The embattled Chinese networking gear and mobe slinger used its London Developer Conference on Wednesday to lure coders to its HMS (Huawei Mobile Services) platform as a post-Google world beckoned.
After reminding attendees that it was still number two in the smartphone market, despite the excitement of the previous year, and 50,000 Huawei phones were being activated a week in the UK, the company set about the serious business of encouraging keyboard jockeys to sign up for its developer program.
The company used the London event to announce the launch of 24 Huawei Mobile Services Core Kits aimed squarely at developers.
Despite the antics of the US government, which began issuing executive orders and crackdowns on American exports to the firm in May last year, the company reckoned it is set to become the third largest mobile ecosystem globally, laying claim to 600 million mobile active users over 170 countries. The UK alone accounts for 4 million of those.
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A good chunk of users, of course, are still happily using Google's services on their shiny Huawei device. Many shipped with both the Play Store and Huawei's App Gallery – although more recent machines have lost access to the wares of the Chocolate Factory.
While Huawei happily trotted out the usual promises that developers have heard oh so many times before regarding app discovery and retention of customers, it also put its money where its mouth with the chance to claim a £20,000 financial incentive for any app uploaded to the company's App Gallery before 31 January 2020.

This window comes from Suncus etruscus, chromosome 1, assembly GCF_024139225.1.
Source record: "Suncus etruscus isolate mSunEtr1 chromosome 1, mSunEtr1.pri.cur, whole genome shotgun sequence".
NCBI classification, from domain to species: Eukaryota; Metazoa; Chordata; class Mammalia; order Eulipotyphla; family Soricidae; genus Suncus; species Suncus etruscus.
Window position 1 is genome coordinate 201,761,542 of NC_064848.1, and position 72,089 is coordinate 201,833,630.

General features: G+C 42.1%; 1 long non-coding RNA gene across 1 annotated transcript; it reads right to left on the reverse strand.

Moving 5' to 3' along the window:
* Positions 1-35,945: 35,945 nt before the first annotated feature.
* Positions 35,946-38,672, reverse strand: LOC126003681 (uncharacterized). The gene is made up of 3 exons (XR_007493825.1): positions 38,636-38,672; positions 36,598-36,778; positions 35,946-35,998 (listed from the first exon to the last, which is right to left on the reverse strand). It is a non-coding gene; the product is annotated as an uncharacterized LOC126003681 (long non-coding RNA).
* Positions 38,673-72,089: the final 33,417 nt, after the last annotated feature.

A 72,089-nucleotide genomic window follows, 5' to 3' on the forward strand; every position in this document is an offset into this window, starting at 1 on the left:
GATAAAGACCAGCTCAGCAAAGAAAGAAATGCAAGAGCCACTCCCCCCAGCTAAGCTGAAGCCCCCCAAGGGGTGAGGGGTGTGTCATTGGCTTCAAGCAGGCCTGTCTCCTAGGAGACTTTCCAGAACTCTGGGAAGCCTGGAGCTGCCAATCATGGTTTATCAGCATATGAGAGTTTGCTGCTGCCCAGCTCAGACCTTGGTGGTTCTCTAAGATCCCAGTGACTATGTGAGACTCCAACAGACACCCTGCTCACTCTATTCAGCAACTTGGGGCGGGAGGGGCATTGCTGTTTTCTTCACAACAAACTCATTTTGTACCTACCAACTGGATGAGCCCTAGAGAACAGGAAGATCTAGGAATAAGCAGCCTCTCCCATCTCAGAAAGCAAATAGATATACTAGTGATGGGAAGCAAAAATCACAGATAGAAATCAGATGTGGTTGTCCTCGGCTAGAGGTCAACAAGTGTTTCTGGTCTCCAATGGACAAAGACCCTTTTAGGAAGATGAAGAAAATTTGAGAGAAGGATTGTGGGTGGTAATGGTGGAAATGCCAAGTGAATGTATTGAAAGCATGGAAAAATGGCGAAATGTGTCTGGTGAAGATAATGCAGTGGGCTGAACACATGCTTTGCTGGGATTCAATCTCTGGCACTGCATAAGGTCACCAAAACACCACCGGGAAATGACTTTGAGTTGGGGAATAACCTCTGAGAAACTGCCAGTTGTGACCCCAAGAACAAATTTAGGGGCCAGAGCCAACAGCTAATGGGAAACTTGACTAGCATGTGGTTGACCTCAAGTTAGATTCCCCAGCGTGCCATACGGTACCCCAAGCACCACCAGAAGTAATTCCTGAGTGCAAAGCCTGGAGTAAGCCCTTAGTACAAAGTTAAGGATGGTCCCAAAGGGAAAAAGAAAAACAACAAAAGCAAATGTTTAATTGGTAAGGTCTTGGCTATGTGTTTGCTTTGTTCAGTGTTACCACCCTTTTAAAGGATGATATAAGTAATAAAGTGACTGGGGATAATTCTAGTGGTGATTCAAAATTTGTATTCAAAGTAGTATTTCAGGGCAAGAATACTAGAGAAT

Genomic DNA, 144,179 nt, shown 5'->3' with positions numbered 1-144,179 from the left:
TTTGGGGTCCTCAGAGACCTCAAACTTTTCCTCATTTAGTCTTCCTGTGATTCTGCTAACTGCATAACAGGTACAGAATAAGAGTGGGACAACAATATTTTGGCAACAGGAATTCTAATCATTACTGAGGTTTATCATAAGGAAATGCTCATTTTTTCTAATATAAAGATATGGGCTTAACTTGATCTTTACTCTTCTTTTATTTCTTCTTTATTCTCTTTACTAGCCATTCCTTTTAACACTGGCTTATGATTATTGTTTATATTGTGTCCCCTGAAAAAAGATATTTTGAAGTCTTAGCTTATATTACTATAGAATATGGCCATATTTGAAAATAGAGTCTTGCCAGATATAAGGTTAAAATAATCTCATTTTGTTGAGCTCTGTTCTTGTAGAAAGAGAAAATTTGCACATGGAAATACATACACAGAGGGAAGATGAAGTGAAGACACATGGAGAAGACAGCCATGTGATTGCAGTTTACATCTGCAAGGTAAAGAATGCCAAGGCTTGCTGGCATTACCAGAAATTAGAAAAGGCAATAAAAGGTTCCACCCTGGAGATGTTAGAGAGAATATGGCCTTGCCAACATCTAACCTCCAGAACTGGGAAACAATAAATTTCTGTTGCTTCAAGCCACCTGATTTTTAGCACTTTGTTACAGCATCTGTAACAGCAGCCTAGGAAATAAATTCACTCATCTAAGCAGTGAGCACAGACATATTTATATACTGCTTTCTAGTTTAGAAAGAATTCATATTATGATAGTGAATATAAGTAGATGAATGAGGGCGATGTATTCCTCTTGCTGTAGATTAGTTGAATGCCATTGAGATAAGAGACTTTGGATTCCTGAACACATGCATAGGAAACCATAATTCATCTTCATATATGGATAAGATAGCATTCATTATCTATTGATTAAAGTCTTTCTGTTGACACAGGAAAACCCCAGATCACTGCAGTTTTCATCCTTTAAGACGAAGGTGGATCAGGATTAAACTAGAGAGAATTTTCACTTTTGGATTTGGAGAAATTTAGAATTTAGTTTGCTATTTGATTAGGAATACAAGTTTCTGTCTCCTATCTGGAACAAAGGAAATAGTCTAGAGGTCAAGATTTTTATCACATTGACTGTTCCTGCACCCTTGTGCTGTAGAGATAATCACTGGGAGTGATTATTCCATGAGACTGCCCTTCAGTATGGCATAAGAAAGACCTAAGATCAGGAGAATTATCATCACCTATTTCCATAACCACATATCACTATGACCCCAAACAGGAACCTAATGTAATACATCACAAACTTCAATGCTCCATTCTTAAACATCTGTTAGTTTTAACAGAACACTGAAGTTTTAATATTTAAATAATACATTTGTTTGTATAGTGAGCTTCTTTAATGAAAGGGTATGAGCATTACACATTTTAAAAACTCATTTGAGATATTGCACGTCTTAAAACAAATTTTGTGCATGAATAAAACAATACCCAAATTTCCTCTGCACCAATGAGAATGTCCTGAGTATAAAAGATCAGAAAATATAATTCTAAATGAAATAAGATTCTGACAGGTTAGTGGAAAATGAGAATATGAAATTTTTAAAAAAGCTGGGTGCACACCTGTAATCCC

The company is also spanking £20m on an investment plan to promote UK and Irish developers working on HMS and intending to join the App Gallery.
So dust off that "Hello Shenzhen" er, "Hello World" app, kids. Right?
Not so fast. Developers hoping to trouser £20,000 of sweet, sweet Huawei readies should be aware the company intends to dispense its largesse in the likes of "promotional activity" and apply a variety of measures to pick the lucky app, including download and demand metrics.
Still, trumpeting that "we are not an ad company", Huawei has come out with guns blazing. Over 1.3 million developers have been signed up so far and over 50,000 apps have been integrated with the good ship HMS Core. The App Gallery also laid claim to 180 billion downloads last year.
The ecosystem is also festooned with first party applications for the likes of video and cloud storage (assuming you trust Huawei to keep your data safe and sound.)
The figures are, however, unlikely to trouble Apple and Google, both of which number the content of their respective stores in the millions. For its part, Huawei pointed to the saturation of apps in stores (citing the Google Play Store in particular), and highlighted the difficulty and expense in getting noticed.
"We make the alternative market interesting," a representative said.
The announcement comes a day after Windows giant Microsoft finally pulled the plug on its own attempt at a third ecosystem in the form of Windows 10 Mobile, which infamously ended in failure. The difference this time is that Huawei claims 100 per cent Android compatibility. ®